Under Floor Storage
Although many of the floor panels were designed to lift for storage access, we found several large areas suitable for storage that were not accessible.  We added extra removable floor panels to the aft cabin, the kitchen, under the nav station and in front of the starboard settee.  As and example of space recovered through this effort we can store about eight 8 pound bas of dog food in front of the settee.  Plus items stored under the floor keep the weight low, which is good.

As delivered our boat came with a small bookshelf in the forward cabin and a very narrow shelf along the outboard side of the aft cabin.  The forward bookshelf had such odd dimensions that we often joked that it had been designed by someone who had heard of a book, but never actually seen one.  We designed three new shelf units to provide storage for the reference books, guides, navigational tables, and the many paperback that we carry.  Since the interior of the boat is finished in cherry, we had to invest in much expensive wood for these projects to assure a match in color and grain.

In the forward cabin we added a large shelf above the head of the bed that can hold three ring binders and other large format items.  Since this occupied the same space as had the reading lights we removed them and added recessed light to the underside of the shelf.  The light is brighter than before and so better to read by in bed.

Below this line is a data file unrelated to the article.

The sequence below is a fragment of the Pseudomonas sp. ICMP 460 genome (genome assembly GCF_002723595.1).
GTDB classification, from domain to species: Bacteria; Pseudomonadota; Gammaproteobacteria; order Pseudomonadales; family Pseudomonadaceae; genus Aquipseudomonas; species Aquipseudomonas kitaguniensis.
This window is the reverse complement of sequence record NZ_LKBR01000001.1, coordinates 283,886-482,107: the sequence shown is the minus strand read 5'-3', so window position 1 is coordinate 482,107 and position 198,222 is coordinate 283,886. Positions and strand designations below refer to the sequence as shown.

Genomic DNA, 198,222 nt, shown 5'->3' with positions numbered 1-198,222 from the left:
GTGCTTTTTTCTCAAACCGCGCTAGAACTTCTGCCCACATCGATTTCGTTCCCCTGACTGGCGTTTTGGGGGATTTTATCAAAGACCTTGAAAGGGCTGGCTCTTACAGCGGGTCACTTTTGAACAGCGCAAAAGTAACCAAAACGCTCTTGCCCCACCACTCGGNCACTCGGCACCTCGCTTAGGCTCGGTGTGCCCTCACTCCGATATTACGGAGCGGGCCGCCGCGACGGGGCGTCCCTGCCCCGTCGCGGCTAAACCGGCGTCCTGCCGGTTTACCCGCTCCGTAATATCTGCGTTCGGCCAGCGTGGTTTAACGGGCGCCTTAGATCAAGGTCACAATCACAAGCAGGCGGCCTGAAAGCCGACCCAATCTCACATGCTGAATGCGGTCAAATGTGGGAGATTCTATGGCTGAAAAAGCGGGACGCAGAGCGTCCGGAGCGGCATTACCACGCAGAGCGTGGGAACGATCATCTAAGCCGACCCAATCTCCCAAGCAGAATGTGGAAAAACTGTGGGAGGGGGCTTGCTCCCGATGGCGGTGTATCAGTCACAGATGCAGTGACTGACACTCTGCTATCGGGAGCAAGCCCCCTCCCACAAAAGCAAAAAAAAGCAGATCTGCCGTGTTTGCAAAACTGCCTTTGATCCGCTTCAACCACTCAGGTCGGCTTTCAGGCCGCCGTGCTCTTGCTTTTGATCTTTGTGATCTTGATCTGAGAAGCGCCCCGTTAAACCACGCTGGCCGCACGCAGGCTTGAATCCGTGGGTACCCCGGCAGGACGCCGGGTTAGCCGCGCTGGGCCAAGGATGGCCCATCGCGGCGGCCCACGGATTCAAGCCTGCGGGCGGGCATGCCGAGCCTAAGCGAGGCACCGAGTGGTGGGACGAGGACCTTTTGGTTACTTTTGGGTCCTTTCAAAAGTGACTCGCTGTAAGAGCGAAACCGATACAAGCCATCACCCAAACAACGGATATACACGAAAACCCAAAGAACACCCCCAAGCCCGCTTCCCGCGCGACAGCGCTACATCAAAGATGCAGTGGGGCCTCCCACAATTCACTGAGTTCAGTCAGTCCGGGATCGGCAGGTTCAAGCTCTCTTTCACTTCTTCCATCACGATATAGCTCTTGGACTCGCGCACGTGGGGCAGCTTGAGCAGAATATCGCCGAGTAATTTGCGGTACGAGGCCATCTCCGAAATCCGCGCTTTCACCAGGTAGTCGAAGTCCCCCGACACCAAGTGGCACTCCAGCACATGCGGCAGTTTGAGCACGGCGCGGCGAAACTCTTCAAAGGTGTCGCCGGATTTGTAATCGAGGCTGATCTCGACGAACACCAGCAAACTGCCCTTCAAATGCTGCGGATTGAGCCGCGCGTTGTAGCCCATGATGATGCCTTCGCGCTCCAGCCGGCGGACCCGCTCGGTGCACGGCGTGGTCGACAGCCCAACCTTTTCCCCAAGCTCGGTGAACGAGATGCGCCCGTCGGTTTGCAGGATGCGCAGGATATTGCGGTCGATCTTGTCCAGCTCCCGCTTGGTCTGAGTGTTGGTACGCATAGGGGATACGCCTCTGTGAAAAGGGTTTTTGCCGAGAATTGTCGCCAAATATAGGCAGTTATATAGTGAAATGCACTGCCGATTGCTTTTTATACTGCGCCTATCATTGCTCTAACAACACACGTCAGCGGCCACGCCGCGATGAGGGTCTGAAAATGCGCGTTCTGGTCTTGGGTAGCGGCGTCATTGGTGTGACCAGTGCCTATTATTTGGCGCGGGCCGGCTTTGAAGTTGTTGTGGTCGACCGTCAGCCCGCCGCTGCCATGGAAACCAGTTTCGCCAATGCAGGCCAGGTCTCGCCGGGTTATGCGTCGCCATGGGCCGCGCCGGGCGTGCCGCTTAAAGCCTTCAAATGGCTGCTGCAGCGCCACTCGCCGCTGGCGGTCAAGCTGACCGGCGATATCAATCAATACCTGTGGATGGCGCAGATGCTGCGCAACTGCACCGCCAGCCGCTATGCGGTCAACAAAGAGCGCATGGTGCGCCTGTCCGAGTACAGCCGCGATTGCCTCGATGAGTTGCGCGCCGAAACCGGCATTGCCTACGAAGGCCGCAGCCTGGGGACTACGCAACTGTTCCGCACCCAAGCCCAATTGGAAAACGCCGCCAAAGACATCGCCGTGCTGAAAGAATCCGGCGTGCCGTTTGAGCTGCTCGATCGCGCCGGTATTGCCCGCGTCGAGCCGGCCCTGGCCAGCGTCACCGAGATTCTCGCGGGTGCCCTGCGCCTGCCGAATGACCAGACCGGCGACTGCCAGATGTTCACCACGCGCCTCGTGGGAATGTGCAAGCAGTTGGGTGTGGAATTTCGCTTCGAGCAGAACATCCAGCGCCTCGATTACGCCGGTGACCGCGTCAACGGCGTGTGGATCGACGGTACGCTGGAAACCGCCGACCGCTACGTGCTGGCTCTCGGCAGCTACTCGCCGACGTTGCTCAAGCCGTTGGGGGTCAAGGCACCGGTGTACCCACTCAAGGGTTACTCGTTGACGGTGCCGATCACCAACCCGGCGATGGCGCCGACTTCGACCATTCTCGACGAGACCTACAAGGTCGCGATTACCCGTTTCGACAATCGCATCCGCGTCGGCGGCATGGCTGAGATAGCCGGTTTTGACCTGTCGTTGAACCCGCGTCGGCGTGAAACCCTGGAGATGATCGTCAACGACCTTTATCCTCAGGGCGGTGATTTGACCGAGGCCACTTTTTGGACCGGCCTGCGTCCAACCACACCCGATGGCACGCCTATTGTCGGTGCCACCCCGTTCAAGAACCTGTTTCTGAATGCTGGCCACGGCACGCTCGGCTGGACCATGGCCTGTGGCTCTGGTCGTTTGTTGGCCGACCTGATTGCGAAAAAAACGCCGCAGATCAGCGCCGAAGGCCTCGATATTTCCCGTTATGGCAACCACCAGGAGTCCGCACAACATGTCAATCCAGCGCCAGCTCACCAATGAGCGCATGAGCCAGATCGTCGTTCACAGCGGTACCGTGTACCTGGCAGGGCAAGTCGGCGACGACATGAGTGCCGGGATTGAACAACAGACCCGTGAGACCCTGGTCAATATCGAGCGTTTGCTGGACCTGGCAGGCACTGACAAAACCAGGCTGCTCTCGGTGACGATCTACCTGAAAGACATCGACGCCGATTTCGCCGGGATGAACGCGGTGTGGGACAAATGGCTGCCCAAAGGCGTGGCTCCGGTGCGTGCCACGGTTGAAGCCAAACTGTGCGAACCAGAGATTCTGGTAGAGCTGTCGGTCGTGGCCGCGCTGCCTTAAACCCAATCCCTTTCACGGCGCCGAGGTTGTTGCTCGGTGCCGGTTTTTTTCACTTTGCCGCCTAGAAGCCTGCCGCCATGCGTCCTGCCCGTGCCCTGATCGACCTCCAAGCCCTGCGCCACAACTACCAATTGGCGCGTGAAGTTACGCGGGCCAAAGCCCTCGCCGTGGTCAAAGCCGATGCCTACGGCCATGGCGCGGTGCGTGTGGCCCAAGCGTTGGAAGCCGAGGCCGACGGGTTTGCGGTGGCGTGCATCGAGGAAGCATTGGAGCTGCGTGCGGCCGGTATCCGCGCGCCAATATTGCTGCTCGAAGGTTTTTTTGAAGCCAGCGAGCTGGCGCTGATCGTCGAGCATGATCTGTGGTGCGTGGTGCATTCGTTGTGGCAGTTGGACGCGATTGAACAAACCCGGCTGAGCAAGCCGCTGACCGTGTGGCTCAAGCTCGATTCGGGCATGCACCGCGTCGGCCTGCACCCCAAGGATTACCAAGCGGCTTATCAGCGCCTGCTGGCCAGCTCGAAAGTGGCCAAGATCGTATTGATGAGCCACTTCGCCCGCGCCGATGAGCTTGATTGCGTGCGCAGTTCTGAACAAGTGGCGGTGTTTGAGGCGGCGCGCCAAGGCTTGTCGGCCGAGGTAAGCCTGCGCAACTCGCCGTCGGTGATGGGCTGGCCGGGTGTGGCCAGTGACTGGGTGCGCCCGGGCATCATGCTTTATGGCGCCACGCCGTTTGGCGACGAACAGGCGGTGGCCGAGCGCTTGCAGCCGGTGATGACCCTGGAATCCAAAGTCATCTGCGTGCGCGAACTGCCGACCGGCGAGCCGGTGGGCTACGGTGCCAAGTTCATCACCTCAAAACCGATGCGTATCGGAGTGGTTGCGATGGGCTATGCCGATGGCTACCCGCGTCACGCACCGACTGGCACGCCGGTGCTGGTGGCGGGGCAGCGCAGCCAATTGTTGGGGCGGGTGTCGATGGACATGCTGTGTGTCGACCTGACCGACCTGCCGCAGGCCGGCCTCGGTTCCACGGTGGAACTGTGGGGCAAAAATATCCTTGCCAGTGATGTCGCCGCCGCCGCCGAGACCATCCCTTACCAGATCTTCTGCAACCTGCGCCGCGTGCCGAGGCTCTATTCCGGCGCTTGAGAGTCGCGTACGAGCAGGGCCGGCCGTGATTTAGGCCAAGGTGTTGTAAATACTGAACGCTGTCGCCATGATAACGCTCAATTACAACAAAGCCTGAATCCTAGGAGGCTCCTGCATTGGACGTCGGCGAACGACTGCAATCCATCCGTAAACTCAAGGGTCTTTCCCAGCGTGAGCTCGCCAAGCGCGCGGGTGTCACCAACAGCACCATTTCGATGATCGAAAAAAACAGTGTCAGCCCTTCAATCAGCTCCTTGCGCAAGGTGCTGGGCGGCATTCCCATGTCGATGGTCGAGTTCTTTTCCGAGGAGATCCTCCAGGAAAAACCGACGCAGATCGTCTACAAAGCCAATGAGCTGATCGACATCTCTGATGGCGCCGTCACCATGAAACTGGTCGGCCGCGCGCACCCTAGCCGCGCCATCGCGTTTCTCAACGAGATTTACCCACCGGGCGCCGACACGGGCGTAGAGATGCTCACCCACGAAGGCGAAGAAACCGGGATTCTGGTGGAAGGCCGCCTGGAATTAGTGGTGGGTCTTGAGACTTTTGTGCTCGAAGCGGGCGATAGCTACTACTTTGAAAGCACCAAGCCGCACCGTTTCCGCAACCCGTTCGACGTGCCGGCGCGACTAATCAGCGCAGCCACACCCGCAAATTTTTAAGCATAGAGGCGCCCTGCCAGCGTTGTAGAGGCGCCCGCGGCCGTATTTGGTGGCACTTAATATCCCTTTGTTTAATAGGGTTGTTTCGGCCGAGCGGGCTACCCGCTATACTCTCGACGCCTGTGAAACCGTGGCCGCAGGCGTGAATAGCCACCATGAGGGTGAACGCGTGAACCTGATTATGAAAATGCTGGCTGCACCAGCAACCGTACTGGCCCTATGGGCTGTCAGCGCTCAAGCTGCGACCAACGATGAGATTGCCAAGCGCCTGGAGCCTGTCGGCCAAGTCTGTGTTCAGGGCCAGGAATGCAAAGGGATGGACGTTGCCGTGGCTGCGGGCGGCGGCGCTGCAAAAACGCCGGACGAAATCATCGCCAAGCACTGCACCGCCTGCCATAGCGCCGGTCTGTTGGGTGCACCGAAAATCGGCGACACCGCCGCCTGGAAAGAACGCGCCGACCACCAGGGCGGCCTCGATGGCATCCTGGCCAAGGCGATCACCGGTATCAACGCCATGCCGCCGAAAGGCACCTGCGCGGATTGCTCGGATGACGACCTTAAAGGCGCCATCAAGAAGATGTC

At the foot of the bed we removed the original weird shelf and moved it to the other side of the bulkhead to provide shelf storage in the workshop.  In it's place we added a larger bookshelf designed for standard hardback books.  It holds most of the regular guides and reference books we use. 

In the aft cabin we removed the three inch wide shelf that really wasn't usable for holding anything other than the furled flag.  In its place we installed 140 linear inches (broken up into six shelves) of shelves scaled for regular paperbacks.  We should be able to carry enough for our own consumption and for trading stock.  Since Chris's mother is a former librarian and refers to the aft cabin as "hers" we have installed a brass name plate designating the aft cabin as "Joan's Library." 

Drawer Stops
Although the original drawers came with a small lip to hold them in place, we found that in rough seas they would occasionally fly open.  Not only does this create a mess, but in the unlikely event of a real knockdown, the drawers and their contents could become dangerous projectiles.  To hold the drawers in place when sailing we installed brass inserts threaded for 1/4 bolts into the cabinet fronts.  We fashioned aluminum strips with captive thumb screws that fasten across the cabinet fronts, but that swing out of the way when the lower fastener is loosened.

Shower Storage
As with many boats today, Legacy has a head that is fashioned as one large fiberglass casting.  The shower has a nice seat in it which concealed a moderate potential storage spot.  We added a round spin in deck hatch to the front of the shower seat and gained enough storage space for all the cleaning products.

Sunlight Viewable LCD Monitor